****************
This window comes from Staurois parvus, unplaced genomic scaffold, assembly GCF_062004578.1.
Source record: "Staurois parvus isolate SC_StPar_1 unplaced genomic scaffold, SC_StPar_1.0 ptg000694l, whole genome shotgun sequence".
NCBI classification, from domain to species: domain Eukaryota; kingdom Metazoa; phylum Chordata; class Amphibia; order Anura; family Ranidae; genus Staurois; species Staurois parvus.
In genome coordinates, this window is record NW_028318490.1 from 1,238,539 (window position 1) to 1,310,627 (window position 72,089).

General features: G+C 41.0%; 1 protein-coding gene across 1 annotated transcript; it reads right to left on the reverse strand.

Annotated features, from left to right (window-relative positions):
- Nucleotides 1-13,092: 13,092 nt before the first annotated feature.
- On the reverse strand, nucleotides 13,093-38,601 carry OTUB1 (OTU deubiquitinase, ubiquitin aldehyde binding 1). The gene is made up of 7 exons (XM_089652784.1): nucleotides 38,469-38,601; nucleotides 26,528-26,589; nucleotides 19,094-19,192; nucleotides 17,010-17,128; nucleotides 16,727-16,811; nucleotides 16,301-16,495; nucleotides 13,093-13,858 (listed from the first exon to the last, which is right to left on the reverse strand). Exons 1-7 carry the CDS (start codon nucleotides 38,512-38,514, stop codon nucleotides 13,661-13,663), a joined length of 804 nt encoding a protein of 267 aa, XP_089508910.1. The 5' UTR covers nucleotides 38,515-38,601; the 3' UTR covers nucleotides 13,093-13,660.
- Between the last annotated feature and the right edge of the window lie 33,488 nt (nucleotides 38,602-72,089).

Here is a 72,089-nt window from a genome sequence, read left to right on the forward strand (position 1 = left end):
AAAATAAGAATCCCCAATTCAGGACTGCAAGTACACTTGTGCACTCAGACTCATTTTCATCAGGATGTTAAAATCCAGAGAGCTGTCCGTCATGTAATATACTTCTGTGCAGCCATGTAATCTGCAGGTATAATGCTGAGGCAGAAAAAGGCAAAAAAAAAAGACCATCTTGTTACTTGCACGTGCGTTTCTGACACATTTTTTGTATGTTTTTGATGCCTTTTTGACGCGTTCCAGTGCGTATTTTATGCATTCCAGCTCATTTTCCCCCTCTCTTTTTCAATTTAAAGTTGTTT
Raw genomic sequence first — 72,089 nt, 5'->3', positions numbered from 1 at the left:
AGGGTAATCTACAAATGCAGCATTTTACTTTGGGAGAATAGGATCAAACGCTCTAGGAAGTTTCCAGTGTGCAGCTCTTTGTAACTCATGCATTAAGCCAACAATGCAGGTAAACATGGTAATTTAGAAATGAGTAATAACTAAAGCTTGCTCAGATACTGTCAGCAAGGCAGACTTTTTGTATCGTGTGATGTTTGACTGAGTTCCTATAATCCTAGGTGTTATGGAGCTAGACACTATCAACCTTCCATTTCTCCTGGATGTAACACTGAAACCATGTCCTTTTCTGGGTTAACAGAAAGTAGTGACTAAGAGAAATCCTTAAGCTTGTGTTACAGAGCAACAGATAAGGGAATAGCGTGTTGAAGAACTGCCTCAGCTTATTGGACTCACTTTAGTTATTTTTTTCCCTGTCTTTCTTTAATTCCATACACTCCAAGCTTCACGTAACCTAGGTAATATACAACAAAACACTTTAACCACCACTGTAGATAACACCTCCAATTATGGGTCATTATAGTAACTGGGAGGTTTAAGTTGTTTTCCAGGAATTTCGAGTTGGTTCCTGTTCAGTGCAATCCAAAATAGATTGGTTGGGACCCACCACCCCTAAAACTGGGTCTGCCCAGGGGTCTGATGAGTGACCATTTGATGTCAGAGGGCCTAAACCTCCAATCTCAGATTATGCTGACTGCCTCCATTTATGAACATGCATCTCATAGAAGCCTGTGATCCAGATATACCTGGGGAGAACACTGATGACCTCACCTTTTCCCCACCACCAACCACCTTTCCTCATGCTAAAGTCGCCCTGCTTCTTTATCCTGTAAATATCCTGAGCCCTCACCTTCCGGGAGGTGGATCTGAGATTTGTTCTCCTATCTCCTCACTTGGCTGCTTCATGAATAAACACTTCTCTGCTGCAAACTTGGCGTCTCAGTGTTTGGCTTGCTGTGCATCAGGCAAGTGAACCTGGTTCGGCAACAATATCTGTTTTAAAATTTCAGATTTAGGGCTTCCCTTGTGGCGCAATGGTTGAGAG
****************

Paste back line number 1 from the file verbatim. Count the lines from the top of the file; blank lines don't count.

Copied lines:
This window comes from Staurois parvus, unplaced genomic scaffold, assembly GCF_062004578.1.